In fact, the respected thirty some years doyen of Reggae’s lovers rock variety, not only says this with a fervour that belies his easy-going demeanor; he is investing big money and a bulk of his time into proving why politics and his religion must co-exist to engine the changes essential to a global healing.
Coco Tea, who holds reggae pioneers, Bob Marley and Dennis Brown in the highest esteem, stepped into socio-political waters before. Not so long ago, his opinion-charged commentary renouncing the grounds upon which the Gulf War was justified, led to censorship of two of his tunes in Jamaica and the United Kingdom. The lyrics to “Oil Ting” and “No Blood for Oil” were declared unfit for air-play at the height of the warfare.
Today, the 49 year old performer is endorsing US Democratic Presidential candidate, Barack Obama, with a portion of his latest album dedicated to the Illinois Senator, and a single, titled, Barack Obama, that salutes the candidate’s change campaign.
“Rastafari has always advocated equal rights and justice, betterment of the poor… Obama is instigating unity, something that Rastafari has always been about … we have to get involved … we have to speak out for the welfare of others … whether the injustices happening in America, China, or Europe they affect human being…whatever happens there,” he opines, “we have to be concerned about.”
The veteran musician adds that Haile Selassie I, who represents the celestial pillars of his religion, was a model politician. “His Majesty was involved in politics not necessarily because he wanted to be a politician, but because he had to.”
What “enthused” the singer the most to join Oprah Winfrey, Scarlett Johansson, Chris Rock, and other noted opinion leaders to skew his support in Obama’s direction rests heavily on the presidential campaigner’s success in invoking the interest of the youth. “Young people, university students are energized and rallying around him…he must have something special because the younger generation is not normally so interested in politics…,” he conveys, with a hint of amazement.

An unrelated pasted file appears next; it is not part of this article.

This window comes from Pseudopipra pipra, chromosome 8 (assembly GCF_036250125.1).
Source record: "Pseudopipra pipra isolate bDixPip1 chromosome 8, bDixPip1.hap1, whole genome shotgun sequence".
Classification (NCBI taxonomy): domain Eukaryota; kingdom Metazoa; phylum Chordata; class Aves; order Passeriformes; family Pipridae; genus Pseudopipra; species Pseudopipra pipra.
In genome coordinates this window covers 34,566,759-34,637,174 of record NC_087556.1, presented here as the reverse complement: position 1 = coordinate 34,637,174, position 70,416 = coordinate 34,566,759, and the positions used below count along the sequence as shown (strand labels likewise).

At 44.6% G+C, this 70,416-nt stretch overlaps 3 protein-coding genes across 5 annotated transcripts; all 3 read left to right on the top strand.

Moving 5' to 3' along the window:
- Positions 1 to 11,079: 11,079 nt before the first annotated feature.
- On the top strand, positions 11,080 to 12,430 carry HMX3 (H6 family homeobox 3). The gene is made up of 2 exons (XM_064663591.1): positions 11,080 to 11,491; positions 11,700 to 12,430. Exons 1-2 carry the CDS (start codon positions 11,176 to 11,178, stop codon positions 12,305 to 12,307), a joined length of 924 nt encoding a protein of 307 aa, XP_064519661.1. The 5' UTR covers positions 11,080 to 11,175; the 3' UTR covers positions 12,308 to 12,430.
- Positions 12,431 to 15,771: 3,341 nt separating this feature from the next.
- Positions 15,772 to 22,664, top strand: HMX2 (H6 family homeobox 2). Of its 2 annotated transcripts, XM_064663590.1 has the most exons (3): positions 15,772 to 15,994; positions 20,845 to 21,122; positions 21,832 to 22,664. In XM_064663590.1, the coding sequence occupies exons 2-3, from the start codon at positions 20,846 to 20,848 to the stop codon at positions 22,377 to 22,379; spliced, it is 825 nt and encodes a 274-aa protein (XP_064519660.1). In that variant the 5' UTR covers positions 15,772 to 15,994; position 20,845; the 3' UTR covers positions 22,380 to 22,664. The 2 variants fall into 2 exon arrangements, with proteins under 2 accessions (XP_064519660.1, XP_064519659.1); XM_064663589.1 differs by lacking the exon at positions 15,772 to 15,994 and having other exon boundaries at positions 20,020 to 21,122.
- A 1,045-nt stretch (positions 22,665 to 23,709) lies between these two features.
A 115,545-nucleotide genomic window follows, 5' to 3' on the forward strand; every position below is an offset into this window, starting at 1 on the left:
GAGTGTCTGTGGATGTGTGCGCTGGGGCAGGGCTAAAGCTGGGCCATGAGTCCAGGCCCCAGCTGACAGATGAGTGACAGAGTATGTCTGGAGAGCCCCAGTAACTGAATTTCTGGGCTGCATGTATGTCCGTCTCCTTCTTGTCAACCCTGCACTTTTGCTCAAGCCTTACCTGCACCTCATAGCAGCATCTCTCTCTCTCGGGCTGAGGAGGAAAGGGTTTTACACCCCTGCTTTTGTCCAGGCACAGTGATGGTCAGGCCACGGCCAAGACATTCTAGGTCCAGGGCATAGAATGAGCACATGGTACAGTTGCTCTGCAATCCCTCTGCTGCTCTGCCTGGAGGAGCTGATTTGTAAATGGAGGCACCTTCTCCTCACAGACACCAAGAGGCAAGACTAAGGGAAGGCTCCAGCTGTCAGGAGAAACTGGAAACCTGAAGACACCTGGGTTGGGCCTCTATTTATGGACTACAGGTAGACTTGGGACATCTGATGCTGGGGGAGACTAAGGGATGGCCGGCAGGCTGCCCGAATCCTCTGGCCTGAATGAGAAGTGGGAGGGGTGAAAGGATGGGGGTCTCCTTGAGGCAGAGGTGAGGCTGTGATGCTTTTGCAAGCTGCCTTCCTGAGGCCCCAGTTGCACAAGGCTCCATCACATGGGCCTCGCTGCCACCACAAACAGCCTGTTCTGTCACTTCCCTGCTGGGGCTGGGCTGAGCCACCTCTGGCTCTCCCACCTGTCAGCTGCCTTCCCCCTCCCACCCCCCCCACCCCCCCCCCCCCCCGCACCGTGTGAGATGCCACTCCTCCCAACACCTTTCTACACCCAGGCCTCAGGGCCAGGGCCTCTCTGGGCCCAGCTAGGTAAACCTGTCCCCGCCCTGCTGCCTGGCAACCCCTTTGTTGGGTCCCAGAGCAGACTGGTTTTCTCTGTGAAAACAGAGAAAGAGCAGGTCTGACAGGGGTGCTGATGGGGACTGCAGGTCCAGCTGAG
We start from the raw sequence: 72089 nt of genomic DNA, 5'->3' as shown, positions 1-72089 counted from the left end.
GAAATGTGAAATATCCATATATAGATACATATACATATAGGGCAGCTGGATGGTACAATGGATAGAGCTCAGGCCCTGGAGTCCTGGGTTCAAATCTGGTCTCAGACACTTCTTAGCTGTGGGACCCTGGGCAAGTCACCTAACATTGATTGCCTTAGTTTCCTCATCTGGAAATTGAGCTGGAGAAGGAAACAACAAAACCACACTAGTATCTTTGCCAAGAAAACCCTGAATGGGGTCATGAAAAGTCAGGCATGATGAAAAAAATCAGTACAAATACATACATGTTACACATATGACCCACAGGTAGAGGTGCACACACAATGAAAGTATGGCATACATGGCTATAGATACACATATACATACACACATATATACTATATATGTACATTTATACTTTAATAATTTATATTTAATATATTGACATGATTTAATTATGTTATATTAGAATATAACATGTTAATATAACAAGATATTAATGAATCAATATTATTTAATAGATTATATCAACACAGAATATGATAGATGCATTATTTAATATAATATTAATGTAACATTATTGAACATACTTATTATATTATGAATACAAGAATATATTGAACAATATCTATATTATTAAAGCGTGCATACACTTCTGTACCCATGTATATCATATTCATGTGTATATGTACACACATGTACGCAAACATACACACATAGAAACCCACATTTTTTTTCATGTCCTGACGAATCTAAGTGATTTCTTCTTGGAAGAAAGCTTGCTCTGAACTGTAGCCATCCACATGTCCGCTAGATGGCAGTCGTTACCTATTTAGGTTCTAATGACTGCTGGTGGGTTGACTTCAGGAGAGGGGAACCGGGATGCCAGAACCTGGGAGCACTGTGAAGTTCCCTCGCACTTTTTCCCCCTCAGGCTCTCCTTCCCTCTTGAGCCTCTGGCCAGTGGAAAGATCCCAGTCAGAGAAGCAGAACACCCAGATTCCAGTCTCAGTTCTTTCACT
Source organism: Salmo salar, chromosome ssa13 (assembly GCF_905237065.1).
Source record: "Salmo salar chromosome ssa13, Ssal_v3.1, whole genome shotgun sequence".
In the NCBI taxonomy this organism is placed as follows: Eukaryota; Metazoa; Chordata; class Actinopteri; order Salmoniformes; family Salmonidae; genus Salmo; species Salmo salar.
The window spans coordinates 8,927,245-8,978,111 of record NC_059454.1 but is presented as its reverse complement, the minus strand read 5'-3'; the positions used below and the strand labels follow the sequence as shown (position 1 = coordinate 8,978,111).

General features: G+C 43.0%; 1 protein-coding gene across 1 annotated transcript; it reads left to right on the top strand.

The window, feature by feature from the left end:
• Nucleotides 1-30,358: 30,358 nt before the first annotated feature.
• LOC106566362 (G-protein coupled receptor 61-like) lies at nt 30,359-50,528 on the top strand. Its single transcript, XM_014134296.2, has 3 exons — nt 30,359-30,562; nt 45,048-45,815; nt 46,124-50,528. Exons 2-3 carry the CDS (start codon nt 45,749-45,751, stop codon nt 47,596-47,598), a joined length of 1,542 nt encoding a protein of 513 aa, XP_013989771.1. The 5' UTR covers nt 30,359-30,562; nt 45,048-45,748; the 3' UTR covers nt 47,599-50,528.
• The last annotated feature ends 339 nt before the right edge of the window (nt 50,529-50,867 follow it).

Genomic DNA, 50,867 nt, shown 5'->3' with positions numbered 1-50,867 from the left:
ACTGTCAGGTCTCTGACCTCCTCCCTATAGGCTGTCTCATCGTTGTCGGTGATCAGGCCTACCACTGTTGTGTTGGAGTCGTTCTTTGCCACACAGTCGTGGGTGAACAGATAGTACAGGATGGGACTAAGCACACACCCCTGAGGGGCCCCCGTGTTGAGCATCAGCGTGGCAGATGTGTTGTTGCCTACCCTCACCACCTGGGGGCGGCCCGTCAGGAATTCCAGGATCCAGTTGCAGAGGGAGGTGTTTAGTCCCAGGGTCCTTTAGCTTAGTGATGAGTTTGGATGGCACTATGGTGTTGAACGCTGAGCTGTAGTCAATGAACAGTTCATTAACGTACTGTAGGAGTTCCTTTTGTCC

He may be on to something. In his Wisconsin speech, subsequently made famous by William of the group, Black Eye Peas, Obama repudiates the ways in which the Washington old boys “assume” the young voter is “apathetic” and therefore exclude their input from policy with direct repercussions for this critical citizenry.
Also of importance to Coco Tea, whose birth name is Calvin Scott, is Barack Obama’s agenda that promulgates a different approach to the war on terror. “He is articulating the need for reasoning and encouraging dialogue with other countries… He is trying to achieve amicable solutions through this type of reasoning,” he states.
The artiste shares his own response to some critics who indicate Obama’s inexperience in the Washington ways as a set-back. “They said Roosevelt was not ready, they said Kennedy did not have the experience, but they have gone down in history as two of the greatest presidents… This is not only about experience…, the older politicians are coming with the same old thing, we have to give the younger politicians a chance to make the change.”
Without an inkling of hesitation, the reggae star adds, “I firmly believe he can handle the job.”
Mindful of the stack of debt, scandals, and fiscal problems that awaits the new president at the Oval Office, the singer notes, “Obama will not erase these problems but his plan can minimize them.”
The album is currently in its mixing stage at the Clarendon, Jamaica-based Roaring Lion recording studio, owned by the reggae crooner. It is slated for release by New York’s VP Records this August, but the title track has already earned noticeable buzz and traction after its debut on CNN. The song is also annotated by major US circulations like the Washington Post, as one of the Senator’s most “influential endorsements.”
Dubbed, Barack Obama, the album is now the second Caribbean, musical tribute to the charismatic Democratic front-runner, after that of Trinidadian calypso king, The Mighty Sparrow. The singer, on his road to reggae stardom, tested his career success as a racehorse jockey and fisherman, before he ascended to fame in the 1980s with hit single Rocking Dolly. His most celebrated socially-provocative commentary, Rikers Island, is still a staple on top playlists world-over. He says the remainder of the Obama album is populated by his signature, lovers rock melodies.
“I am one of those musicians who have never written lyrics with pen and paper….I have the uncanny ability to make a song from any situation by going into the studio with a melody,” he shares. “I knew I had to make a song about Obama,” he adds.
Coco Tea has not received any feedback from the Obama camp but hopes to perform tracks from the album at the Democratic Convention later this year. “The kind of overwhelming attention that the song is getting shows the potential of reggae when it gets the exposure,” he cites.